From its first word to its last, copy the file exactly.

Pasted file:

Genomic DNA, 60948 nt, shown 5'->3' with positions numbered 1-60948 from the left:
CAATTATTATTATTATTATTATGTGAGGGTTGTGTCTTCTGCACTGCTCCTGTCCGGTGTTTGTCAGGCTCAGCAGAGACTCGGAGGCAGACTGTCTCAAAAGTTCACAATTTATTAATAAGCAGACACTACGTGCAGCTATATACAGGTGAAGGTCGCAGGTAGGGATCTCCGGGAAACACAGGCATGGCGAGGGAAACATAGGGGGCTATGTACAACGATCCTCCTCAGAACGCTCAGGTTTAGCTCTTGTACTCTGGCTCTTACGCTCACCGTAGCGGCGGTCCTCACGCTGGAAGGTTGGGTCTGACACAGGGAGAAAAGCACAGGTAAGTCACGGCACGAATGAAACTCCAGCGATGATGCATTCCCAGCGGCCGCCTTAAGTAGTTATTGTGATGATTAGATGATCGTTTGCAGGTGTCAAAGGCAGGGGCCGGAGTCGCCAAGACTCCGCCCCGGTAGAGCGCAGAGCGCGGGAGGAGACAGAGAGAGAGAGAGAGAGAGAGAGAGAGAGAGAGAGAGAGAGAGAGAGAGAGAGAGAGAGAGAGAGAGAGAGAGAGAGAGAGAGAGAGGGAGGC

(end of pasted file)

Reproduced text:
Genomic DNA, 60948 nt, shown 5'->3' with positions numbered 1-60948 from the left:
CAATTATTATTATTATTATTATGTGAGGGTTGTGTCTTCTGCACTGCTCCTGTCCGGTGTTTGTCAGGCTCAGCAGAGACTCGGAGGCAGACTGTCTCAAAAGTTCACAATTTATTAATAAGCAGACACTACGTGCAGCTATATACAGGTGAAGGTCGCAGGTAGGGATCTCCGGGAAACACAGGCATGGCGAGGGAAACATAGGGGGCTATGTACAACGATCCTCCTCAGAACGCTCAGGTTTAGCTCTTGTACTCTGGCTCTTACGCTCACCGTAGCGGCGGTCCTCACGCTGGAAGGTTGGGTCTGACACAGGGAGAAAAGCACAGGTAAGTCACGGCACGAATGAAACTCCAGCGATGATGCATTCCCAGCGGCCGCCTTAAGTAGTTATTGTGATGATTAGATGATCGTTTGCAGGTGTCAAAGGCAGGGGCCGGAGTCGCCAAGACTCCGCCCCGGTAGAGCGCAGAGCGCGGGAGGAGACAGAGAGAGAGAGAGAGAGAGAGAGAGAGAGAGAGAGAGAGAGAGAGAGAGAGAGAGAGAGAGAGAGAGAGAGAGAGAGAGAGAGAGAGGGAGGC